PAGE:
I went out on the little balcony.  It was cold outside and since I was only in my pajamas, I began to shiver.  But that didn't make any difference.  Not anymore.  Not small things like that.  I looked up into the stars.  Millions of them.  Our galaxy, and beyond that, countless other galaxies—in the cold firmament.  Soon I would merge with their eternity.


A light came on in a window on the ground floor of a building just across the courtyard from me.  I looked and saw a woman in a skirt and sweater cross my view, then re-cross, and cross again.  Each time she crossed, she had less clothing on.  First her sweater was off, then her skirt.  Then I didn't see her anymore.  I figured she was taking off the other things, you know what I mean.  But I couldn't see.


So I leaned way out trying to get a better view.  I still couldn't see anything, so I leaned out further.  And that's when I started to fall.  I grabbed hold of the fire escape ladder, and it swung down with me, coming to a stop with me still off the ground.


I hung on as long as I could, and then dropped.


It was like a hammer hit the bottom of my foot.  I half-tipped over trying to get up, and when I started to walk, I half-tipped over again.  I could only hop.  And there didn't seem to be any way out of this courtyard.  It was like I was in a prison yard.  By now the fire escape ladder on my building had swung back up to its original position.  And, what was almost worse, I was really, really beginning to shiver.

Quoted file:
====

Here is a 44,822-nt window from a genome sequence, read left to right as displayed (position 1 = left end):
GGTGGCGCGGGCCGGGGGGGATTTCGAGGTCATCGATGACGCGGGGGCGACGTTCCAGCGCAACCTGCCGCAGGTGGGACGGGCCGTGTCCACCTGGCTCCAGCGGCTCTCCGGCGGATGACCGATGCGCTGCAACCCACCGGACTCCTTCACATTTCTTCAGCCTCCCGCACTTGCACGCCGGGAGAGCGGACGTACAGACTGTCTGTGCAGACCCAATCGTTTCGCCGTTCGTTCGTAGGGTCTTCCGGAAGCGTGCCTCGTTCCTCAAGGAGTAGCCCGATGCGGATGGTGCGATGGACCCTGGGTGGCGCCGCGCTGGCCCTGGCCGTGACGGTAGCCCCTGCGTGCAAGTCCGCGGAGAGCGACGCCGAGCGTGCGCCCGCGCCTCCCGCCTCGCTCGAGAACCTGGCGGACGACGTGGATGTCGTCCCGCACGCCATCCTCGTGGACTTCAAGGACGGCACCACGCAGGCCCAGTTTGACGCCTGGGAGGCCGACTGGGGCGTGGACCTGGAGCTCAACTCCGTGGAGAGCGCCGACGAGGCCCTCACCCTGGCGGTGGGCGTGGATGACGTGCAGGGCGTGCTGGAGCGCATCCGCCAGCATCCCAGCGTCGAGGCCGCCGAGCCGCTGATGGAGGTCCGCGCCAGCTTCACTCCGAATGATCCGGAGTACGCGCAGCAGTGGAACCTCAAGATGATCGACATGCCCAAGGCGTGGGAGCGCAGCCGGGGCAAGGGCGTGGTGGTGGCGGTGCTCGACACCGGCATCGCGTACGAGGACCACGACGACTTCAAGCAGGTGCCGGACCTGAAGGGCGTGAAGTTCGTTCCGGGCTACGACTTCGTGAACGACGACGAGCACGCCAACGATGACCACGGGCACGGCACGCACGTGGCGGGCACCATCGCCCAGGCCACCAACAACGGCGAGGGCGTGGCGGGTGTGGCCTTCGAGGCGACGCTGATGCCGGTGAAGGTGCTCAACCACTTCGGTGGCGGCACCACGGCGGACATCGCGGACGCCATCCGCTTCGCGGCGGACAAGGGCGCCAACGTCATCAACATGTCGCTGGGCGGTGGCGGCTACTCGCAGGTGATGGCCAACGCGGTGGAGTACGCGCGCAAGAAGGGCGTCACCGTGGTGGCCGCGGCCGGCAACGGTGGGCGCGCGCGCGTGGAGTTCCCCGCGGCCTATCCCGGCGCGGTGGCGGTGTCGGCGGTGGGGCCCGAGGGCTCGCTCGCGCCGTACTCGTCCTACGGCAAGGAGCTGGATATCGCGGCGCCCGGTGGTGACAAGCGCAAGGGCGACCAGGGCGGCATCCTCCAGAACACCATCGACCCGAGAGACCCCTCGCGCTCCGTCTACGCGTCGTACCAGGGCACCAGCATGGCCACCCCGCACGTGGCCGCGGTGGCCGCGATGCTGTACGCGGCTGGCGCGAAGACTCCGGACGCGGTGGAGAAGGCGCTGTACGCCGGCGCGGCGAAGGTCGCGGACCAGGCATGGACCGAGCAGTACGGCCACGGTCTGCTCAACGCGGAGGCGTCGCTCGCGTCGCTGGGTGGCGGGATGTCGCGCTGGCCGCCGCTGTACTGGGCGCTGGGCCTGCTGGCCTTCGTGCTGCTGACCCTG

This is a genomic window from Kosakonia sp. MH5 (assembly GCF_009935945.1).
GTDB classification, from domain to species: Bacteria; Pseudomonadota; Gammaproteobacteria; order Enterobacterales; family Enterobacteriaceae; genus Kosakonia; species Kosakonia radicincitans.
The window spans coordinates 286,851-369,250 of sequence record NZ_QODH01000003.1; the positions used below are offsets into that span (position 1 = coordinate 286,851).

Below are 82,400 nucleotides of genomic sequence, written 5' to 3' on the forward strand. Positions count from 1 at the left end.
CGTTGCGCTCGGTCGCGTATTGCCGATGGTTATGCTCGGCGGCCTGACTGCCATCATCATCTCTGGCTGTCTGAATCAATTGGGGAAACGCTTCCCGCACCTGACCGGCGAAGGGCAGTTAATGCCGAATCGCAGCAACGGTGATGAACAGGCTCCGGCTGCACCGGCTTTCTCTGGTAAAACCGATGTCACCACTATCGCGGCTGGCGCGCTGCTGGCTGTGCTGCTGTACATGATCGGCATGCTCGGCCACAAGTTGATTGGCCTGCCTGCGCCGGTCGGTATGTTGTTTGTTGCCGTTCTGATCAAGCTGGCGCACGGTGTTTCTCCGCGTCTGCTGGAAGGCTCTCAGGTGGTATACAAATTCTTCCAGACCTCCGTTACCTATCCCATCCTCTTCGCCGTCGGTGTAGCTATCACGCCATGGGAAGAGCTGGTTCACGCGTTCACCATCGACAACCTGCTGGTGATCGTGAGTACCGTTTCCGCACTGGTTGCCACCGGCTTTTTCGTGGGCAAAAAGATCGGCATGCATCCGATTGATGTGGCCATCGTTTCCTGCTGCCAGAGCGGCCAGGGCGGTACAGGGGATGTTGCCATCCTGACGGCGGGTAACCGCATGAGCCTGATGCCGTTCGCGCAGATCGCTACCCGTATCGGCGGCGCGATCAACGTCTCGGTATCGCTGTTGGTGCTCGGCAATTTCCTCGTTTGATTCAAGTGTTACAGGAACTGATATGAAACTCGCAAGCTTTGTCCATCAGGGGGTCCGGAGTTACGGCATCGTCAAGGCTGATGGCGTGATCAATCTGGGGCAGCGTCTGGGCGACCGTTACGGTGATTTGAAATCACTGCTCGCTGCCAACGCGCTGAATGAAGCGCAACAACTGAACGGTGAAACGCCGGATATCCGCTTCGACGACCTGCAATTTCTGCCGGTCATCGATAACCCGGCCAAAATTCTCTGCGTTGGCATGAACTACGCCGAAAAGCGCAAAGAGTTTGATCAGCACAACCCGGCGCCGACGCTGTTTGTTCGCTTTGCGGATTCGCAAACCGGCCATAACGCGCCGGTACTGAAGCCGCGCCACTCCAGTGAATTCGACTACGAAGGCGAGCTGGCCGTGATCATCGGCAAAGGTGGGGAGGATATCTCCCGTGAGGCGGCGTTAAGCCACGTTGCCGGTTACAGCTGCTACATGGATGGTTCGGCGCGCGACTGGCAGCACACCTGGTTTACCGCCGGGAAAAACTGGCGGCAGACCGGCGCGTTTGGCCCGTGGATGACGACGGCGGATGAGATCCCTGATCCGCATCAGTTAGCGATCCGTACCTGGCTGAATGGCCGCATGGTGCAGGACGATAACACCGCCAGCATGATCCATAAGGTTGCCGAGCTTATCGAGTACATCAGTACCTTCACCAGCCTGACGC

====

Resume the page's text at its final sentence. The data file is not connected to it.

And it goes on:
So I did the only thing I could think of.  I hopped over to the lighted window and knocked on the windowpane.  Nothing happened, and I knocked again.


This time the woman came over and looked out.  She was wearing a bathrobe.


"I need help," I said to her through the glass.


She pulled the window up.


"Well, and what hath God wrought?"


She said this in a funny kind of accent that I knew wasn't American.  She seemed to be about 35 years old, had short black hair, dark skin, and, for a woman, almost bushy eyebrows.


I explained what had happened, how I had fallen off the balcony and I couldn't really put all my weight on one leg and I was really cold.  I left out the stuff about watching her undress.


"Then we'd better get you inside right away," she said in that same funny kind of accent.  "Come on, then."


She helped pull me through the window and got me down on the other side.  I hopped over to a chair and sat down.


"You must be cold," she said closing the window.  She had seen me shivering.


"I am."


"Well, let me get you something."


She went into another room and came back with a big woolen shirt.


"Here," she said, "I think you'll feel better if you put this on."


I had been looking around.  This certainly wasn't any ordinary apartment.  It seemed more like my father's studio out in the barn back home, paintings everywhere, on the walls, leaned up against chairs, attached to different easels, and trays of oil paints and cans holding different length brushes sticking out in all directions.  But none of these paintings looked like my father's.  Not at all.  He did landscapes, mostly.  All these paintings were of nudes.  You know, naked women.


She saw me looking at the paintings.


"I'm a graduate assistant at the University," she said.  "In the Art Department."


"The University?"


"And you?"


"I'm a freshman.  I just got in today.  From Iowa.  And my father's a painter, too.  Maybe you've heard of him.  Chester Jensen?"


"No," she said, "I don't think I have."


"He's very well known where I come from."